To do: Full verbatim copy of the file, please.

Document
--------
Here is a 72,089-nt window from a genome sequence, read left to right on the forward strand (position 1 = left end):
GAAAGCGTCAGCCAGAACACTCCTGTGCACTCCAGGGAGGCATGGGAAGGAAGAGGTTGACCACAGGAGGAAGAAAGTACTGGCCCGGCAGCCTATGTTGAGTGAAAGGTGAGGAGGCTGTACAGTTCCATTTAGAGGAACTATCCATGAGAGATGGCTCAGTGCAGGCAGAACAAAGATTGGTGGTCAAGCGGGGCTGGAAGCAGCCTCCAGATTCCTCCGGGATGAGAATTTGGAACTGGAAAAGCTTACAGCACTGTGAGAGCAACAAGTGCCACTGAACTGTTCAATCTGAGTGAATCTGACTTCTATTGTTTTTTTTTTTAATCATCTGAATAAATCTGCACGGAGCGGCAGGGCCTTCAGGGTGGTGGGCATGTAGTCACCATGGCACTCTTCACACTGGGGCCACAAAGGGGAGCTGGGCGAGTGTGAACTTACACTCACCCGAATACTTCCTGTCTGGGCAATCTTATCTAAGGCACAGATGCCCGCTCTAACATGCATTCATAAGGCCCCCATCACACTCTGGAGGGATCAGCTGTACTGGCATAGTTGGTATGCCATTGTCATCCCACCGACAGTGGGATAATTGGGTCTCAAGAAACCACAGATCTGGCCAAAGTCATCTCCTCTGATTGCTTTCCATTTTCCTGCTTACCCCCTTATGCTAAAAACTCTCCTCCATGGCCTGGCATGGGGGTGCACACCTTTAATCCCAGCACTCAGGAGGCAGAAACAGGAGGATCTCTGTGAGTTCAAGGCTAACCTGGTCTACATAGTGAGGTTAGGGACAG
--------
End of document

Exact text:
Here is a 72,089-nt window from a genome sequence, read left to right on the forward strand (position 1 = left end):
GAAAGCGTCAGCCAGAACACTCCTGTGCACTCCAGGGAGGCATGGGAAGGAAGAGGTTGACCACAGGAGGAAGAAAGTACTGGCCCGGCAGCCTATGTTGAGTGAAAGGTGAGGAGGCTGTACAGTTCCATTTAGAGGAACTATCCATGAGAGATGGCTCAGTGCAGGCAGAACAAAGATTGGTGGTCAAGCGGGGCTGGAAGCAGCCTCCAGATTCCTCCGGGATGAGAATTTGGAACTGGAAAAGCTTACAGCACTGTGAGAGCAACAAGTGCCACTGAACTGTTCAATCTGAGTGAATCTGACTTCTATTGTTTTTTTTTTTAATCATCTGAATAAATCTGCACGGAGCGGCAGGGCCTTCAGGGTGGTGGGCATGTAGTCACCATGGCACTCTTCACACTGGGGCCACAAAGGGGAGCTGGGCGAGTGTGAACTTACACTCACCCGAATACTTCCTGTCTGGGCAATCTTATCTAAGGCACAGATGCCCGCTCTAACATGCATTCATAAGGCCCCCATCACACTCTGGAGGGATCAGCTGTACTGGCATAGTTGGTATGCCATTGTCATCCCACCGACAGTGGGATAATTGGGTCTCAAGAAACCACAGATCTGGCCAAAGTCATCTCCTCTGATTGCTTTCCATTTTCCTGCTTACCCCCTTATGCTAAAAACTCTCCTCCATGGCCTGGCATGGGGGTGCACACCTTTAATCCCAGCACTCAGGAGGCAGAAACAGGAGGATCTCTGTGAGTTCAAGGCTAACCTGGTCTACATAGTGAGGTTAGGGACAG